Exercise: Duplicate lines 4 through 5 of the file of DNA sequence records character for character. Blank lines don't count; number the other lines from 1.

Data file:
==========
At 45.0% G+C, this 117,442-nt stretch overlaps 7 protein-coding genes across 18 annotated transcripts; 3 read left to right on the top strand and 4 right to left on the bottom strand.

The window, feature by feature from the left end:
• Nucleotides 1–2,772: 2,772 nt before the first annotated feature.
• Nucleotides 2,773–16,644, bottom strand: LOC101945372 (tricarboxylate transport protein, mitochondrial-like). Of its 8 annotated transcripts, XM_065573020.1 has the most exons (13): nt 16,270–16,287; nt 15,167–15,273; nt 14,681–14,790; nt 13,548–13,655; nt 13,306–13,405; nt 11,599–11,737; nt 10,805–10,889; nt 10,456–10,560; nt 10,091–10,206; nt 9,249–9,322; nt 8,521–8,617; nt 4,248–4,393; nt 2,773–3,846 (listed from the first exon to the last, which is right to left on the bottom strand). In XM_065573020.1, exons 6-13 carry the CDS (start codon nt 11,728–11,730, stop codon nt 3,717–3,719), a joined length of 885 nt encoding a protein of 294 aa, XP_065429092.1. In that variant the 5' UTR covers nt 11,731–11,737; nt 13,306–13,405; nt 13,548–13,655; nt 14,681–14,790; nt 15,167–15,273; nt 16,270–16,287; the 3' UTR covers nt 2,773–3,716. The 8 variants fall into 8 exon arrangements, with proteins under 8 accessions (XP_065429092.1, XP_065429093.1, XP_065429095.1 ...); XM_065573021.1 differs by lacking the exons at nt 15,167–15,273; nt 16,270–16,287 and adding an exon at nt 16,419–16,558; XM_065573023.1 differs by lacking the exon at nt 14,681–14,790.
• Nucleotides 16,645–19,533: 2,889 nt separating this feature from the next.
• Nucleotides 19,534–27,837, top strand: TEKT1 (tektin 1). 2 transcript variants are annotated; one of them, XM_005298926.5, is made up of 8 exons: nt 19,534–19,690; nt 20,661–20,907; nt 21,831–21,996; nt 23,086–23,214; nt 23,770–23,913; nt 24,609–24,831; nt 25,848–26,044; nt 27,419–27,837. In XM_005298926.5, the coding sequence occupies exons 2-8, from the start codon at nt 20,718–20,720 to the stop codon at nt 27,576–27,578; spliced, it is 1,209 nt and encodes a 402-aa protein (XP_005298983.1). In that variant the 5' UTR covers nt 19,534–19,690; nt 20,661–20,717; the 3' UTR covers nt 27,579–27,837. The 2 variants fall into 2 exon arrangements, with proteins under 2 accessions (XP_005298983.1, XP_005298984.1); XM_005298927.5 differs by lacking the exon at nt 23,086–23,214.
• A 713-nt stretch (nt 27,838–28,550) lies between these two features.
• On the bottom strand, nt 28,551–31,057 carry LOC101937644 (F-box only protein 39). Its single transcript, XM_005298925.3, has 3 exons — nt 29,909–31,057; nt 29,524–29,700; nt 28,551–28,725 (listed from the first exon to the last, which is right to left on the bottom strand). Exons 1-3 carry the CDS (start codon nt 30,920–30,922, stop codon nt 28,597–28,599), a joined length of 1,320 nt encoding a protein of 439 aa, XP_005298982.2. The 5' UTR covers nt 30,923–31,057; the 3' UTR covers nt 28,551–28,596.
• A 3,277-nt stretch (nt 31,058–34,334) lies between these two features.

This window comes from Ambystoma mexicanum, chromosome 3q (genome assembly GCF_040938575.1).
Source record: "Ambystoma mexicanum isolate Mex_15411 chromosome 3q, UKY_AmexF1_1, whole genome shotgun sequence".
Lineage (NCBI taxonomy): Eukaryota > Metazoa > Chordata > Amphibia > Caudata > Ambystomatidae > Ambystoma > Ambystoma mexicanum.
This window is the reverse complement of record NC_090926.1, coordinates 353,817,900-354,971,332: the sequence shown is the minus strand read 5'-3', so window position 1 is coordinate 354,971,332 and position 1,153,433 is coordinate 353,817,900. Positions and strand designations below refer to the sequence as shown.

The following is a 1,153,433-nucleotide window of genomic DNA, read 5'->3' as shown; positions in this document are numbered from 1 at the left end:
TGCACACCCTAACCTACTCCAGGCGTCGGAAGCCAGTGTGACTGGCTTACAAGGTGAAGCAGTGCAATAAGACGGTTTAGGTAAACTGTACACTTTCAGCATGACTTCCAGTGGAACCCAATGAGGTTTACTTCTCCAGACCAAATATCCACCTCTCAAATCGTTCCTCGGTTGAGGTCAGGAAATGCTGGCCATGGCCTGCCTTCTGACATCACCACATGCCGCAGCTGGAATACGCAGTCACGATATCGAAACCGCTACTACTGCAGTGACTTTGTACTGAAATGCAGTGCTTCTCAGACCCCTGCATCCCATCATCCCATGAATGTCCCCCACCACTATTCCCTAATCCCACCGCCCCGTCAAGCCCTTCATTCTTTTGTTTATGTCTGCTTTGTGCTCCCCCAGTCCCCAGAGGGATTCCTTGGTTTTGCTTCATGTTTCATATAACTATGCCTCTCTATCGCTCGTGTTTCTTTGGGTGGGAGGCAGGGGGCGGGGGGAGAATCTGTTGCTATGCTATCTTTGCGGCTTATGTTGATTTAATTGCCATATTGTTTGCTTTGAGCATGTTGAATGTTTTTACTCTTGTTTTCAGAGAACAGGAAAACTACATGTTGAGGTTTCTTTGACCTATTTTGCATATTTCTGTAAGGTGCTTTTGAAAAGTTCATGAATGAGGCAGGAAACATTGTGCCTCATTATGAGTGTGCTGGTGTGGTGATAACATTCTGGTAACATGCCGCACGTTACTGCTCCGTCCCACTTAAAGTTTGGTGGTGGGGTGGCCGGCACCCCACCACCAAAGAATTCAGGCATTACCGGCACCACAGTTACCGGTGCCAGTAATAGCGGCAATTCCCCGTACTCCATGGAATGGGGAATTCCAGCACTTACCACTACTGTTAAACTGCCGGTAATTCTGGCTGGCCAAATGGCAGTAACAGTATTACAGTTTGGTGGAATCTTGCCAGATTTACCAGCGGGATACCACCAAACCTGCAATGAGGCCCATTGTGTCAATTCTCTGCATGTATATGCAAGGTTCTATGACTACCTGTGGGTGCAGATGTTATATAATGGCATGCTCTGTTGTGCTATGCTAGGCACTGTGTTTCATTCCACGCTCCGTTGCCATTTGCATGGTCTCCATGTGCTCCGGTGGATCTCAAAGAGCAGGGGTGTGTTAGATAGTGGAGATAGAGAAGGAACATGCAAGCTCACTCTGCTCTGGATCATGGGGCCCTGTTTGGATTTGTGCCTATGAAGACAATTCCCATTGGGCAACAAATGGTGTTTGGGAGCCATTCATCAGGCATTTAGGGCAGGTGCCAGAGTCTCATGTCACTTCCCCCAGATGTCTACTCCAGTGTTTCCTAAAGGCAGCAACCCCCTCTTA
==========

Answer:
• Nucleotides 2,773–16,644, bottom strand: LOC101945372 (tricarboxylate transport protein, mitochondrial-like). Of its 8 annotated transcripts, XM_065573020.1 has the most exons (13): nt 16,270–16,287; nt 15,167–15,273; nt 14,681–14,790; nt 13,548–13,655; nt 13,306–13,405; nt 11,599–11,737; nt 10,805–10,889; nt 10,456–10,560; nt 10,091–10,206; nt 9,249–9,322; nt 8,521–8,617; nt 4,248–4,393; nt 2,773–3,846 (listed from the first exon to the last, which is right to left on the bottom strand). In XM_065573020.1, exons 6-13 carry the CDS (start codon nt 11,728–11,730, stop codon nt 3,717–3,719), a joined length of 885 nt encoding a protein of 294 aa, XP_065429092.1. In that variant the 5' UTR covers nt 11,731–11,737; nt 13,306–13,405; nt 13,548–13,655; nt 14,681–14,790; nt 15,167–15,273; nt 16,270–16,287; the 3' UTR covers nt 2,773–3,716. The 8 variants fall into 8 exon arrangements, with proteins under 8 accessions (XP_065429092.1, XP_065429093.1, XP_065429095.1 ...); XM_065573021.1 differs by lacking the exons at nt 15,167–15,273; nt 16,270–16,287 and adding an exon at nt 16,419–16,558; XM_065573023.1 differs by lacking the exon at nt 14,681–14,790.
• Nucleotides 16,645–19,533: 2,889 nt separating this feature from the next.